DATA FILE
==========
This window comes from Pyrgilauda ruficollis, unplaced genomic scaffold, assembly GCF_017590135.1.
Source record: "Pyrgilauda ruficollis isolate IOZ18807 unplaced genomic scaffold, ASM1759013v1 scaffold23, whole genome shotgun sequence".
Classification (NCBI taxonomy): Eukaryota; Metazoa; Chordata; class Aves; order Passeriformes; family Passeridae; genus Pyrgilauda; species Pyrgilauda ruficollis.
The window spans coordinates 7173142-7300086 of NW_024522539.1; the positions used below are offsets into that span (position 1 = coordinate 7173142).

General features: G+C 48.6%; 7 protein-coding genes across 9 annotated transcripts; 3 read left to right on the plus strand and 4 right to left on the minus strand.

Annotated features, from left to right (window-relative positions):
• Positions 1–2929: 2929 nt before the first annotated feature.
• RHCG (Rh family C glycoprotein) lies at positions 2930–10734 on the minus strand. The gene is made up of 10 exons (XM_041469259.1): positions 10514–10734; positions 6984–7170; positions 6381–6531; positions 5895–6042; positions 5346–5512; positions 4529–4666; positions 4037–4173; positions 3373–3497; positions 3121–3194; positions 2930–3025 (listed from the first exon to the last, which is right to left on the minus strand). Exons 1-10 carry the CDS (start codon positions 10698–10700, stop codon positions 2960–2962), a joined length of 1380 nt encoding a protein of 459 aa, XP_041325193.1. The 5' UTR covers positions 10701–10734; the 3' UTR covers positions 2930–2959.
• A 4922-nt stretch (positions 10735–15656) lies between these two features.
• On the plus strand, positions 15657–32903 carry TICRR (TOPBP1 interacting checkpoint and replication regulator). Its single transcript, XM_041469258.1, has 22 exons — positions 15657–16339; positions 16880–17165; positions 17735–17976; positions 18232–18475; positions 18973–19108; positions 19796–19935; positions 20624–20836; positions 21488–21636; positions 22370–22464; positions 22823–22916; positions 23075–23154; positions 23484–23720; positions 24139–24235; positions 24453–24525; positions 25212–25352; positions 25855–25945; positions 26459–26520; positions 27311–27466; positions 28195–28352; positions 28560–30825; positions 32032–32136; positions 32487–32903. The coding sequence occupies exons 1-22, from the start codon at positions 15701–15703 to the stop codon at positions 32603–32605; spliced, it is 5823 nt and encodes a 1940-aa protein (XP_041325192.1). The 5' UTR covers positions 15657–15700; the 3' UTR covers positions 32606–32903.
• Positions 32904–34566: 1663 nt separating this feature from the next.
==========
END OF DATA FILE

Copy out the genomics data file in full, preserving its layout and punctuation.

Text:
This window comes from Pyrgilauda ruficollis, unplaced genomic scaffold, assembly GCF_017590135.1.
Source record: "Pyrgilauda ruficollis isolate IOZ18807 unplaced genomic scaffold, ASM1759013v1 scaffold23, whole genome shotgun sequence".
Classification (NCBI taxonomy): Eukaryota; Metazoa; Chordata; class Aves; order Passeriformes; family Passeridae; genus Pyrgilauda; species Pyrgilauda ruficollis.
The window spans coordinates 7173142-7300086 of NW_024522539.1; the positions used below are offsets into that span (position 1 = coordinate 7173142).

General features: G+C 48.6%; 7 protein-coding genes across 9 annotated transcripts; 3 read left to right on the plus strand and 4 right to left on the minus strand.

Annotated features, from left to right (window-relative positions):
• Positions 1–2929: 2929 nt before the first annotated feature.
• RHCG (Rh family C glycoprotein) lies at positions 2930–10734 on the minus strand. The gene is made up of 10 exons (XM_041469259.1): positions 10514–10734; positions 6984–7170; positions 6381–6531; positions 5895–6042; positions 5346–5512; positions 4529–4666; positions 4037–4173; positions 3373–3497; positions 3121–3194; positions 2930–3025 (listed from the first exon to the last, which is right to left on the minus strand). Exons 1-10 carry the CDS (start codon positions 10698–10700, stop codon positions 2960–2962), a joined length of 1380 nt encoding a protein of 459 aa, XP_041325193.1. The 5' UTR covers positions 10701–10734; the 3' UTR covers positions 2930–2959.
• A 4922-nt stretch (positions 10735–15656) lies between these two features.
• On the plus strand, positions 15657–32903 carry TICRR (TOPBP1 interacting checkpoint and replication regulator). Its single transcript, XM_041469258.1, has 22 exons — positions 15657–16339; positions 16880–17165; positions 17735–17976; positions 18232–18475; positions 18973–19108; positions 19796–19935; positions 20624–20836; positions 21488–21636; positions 22370–22464; positions 22823–22916; positions 23075–23154; positions 23484–23720; positions 24139–24235; positions 24453–24525; positions 25212–25352; positions 25855–25945; positions 26459–26520; positions 27311–27466; positions 28195–28352; positions 28560–30825; positions 32032–32136; positions 32487–32903. The coding sequence occupies exons 1-22, from the start codon at positions 15701–15703 to the stop codon at positions 32603–32605; spliced, it is 5823 nt and encodes a 1940-aa protein (XP_041325192.1). The 5' UTR covers positions 15657–15700; the 3' UTR covers positions 32606–32903.
• Positions 32904–34566: 1663 nt separating this feature from the next.